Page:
Another milestone for the group was being tabbed to perform an Audiotree Live set. The live session has pulled in several well-known indie rock bands, including The Arkells, and The Dodos to record, a list that now includes the Vaughns as well.
"For years we had been trying to find a producer who would let us record mostly live and it was really hard," Lies said. "A lot of producers won't mess with that. So with "FOMO" the way we tracked it, pretty much all the instruments...were recorded all in one room live."
For that, the band thanked their producer Erik Kase Romero. Romero is also a touring bassist for The Front Bottoms, a well-known alternative band, so the group agreed that he knew how to help the Vaughns reach their next level in the recording process.
However, there have been some hurdles and setbacks along the way. There was one show that was almost a complete disaster, as Lies explained,
"There was a moment where we played what I consider one of our worst shows ever," she said. The Vaughns were opening for friends last minute late on a Tuesday night in New York City. By the time the group went on, it was midnight. There were almost no spectators, and to make matters worse, the group borrowed a set of backline amps already in place.
"Their amps did not go with us," Lies continued. "It was not a good sound...so we played this show and there were [only] two people in the audience and it definitely got to our heads. All of our moods were off. We just finished the set and we all felt really sh*tty."
"And this was as we were starting to record the record," Lies continued. We were paying those songs so we didn't know if they were good if we were bad. The turning point really I think in our trajectory as a band was that we came into practice the next night and we really just started nitpicking ourselves."
After the ill-fated concert, The Vaughns doubled down and committed to releasing the record and getting their career back on track. And as Lies explained, the story has a happy ending.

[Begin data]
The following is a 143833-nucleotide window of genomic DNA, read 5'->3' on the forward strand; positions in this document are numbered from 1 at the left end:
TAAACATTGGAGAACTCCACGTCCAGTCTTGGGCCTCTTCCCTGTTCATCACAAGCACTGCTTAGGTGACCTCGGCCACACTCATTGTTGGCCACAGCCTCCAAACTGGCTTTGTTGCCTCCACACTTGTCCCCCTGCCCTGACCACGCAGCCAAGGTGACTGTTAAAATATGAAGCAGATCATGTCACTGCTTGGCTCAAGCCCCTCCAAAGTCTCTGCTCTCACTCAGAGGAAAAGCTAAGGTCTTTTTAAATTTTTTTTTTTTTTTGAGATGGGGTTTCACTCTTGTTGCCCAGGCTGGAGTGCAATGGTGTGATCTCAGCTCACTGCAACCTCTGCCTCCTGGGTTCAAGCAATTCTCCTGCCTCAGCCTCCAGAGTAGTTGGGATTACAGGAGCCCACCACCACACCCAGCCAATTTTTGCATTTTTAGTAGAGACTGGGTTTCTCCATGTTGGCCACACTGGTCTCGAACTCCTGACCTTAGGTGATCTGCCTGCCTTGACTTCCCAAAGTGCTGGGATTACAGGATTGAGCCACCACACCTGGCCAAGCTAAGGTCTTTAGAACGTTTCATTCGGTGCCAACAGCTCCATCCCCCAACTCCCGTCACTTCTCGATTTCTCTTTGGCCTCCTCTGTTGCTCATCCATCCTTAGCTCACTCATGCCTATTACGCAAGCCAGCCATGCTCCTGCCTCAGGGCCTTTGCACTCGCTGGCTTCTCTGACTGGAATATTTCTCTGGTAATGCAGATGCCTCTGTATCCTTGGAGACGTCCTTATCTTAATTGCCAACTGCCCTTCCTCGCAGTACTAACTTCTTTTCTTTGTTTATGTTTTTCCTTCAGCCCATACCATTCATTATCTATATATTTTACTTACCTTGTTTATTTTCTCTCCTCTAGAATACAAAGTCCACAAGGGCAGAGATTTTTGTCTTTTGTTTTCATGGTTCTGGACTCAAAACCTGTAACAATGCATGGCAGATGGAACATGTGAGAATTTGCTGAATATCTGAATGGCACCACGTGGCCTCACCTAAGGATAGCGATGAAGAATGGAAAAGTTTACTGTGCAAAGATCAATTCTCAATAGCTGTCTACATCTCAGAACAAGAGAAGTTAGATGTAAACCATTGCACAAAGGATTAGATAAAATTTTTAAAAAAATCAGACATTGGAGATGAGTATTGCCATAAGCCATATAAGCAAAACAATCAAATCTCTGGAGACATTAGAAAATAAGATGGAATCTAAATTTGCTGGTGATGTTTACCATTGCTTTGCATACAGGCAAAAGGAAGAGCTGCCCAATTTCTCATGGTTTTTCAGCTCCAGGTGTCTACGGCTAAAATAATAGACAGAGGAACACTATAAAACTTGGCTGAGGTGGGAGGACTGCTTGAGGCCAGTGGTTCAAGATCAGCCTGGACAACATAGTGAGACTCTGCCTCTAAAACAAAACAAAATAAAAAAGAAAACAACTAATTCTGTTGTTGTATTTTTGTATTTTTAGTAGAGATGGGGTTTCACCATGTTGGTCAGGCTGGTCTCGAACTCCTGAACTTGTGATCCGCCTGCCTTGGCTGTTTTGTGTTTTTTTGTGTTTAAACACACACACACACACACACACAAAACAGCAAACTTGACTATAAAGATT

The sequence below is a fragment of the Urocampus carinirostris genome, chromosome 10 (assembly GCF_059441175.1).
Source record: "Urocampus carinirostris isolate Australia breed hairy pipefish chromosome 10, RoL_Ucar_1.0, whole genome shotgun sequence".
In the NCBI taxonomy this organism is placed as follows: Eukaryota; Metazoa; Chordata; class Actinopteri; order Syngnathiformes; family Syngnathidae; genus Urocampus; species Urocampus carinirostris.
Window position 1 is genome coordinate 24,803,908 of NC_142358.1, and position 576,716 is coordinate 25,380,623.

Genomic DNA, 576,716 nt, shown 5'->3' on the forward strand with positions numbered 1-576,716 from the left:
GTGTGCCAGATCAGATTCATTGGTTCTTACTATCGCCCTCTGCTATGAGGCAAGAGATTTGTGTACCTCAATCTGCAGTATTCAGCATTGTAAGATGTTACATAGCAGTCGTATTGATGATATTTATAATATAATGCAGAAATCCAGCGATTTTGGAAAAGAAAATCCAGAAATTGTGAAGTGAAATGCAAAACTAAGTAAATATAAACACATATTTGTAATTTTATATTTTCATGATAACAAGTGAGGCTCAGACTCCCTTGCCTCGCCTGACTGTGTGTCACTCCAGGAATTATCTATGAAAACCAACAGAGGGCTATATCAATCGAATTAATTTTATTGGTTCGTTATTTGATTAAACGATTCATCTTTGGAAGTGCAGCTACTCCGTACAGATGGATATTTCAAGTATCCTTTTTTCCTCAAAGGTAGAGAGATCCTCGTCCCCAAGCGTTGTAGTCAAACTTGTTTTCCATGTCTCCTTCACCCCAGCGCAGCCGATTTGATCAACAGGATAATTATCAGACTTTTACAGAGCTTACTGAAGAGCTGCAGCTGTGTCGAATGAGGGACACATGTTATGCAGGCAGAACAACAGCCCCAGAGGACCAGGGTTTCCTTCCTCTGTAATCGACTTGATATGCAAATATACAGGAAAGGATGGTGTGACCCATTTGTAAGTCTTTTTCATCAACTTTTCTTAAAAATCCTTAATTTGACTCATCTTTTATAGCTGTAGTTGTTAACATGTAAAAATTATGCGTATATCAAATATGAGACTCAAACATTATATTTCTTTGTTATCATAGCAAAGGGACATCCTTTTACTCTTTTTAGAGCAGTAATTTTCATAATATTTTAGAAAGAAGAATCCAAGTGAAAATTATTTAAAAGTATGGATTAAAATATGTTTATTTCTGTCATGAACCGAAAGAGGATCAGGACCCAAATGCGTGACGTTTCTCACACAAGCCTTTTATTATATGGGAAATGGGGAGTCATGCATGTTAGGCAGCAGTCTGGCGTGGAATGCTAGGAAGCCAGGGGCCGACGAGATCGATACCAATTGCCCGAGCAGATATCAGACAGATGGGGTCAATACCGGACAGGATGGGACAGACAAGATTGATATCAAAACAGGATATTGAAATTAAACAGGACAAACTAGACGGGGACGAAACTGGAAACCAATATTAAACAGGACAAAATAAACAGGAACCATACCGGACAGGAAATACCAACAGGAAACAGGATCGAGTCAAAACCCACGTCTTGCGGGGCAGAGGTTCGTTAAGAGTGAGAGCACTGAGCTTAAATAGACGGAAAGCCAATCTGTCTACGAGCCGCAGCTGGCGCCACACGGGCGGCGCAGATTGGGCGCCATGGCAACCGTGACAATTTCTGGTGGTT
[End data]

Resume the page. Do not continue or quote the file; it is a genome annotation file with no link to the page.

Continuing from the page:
"We played the same venue last week to a packed room," she added. "There was a lot of good stuff going on there, so it came full circle."
Cacciatore also chimed in with an example from a previous tour, showing how the group had come along in dealing with adverse conditions.
"When we were on tour actually," he said. "And we were supposed to play at 12:00 at this venue, and we didn't end up playing until 2:00, almost 3:00 in the morning. There were a handful of people there and we played our *sses off, and the people that stayed ended up loving us."
However, the Vaughns are hardly content to rest on their laurels. At the time of the interview, the band had been workshopping an entirely new track.
"I don't think we have anything planned," Losito said. "I just know for sure that we just have so many ideas and songs...we just have a ton of [new]stuff and we'll be working through it. But it's exciting to practice and try out new ideas, and it's really refreshing."
"I think this band for all of us is just a source of constant growth," Lies added. "There's just so much I've learned being friends with these people as long as I have to playing music with them.
"Ultimately, I think that we have a lot of fun together and at the end of the day to me, it's really about working hard and also enjoying this thing that we're so lucky to do."
As of press time, The Vaughns are scheduled to open later this summer for Brian Fallon, the lead singer of fellow New Jersey band The Gaslight Anthem. Stream The Vaughns' catalog of songs on Spotify.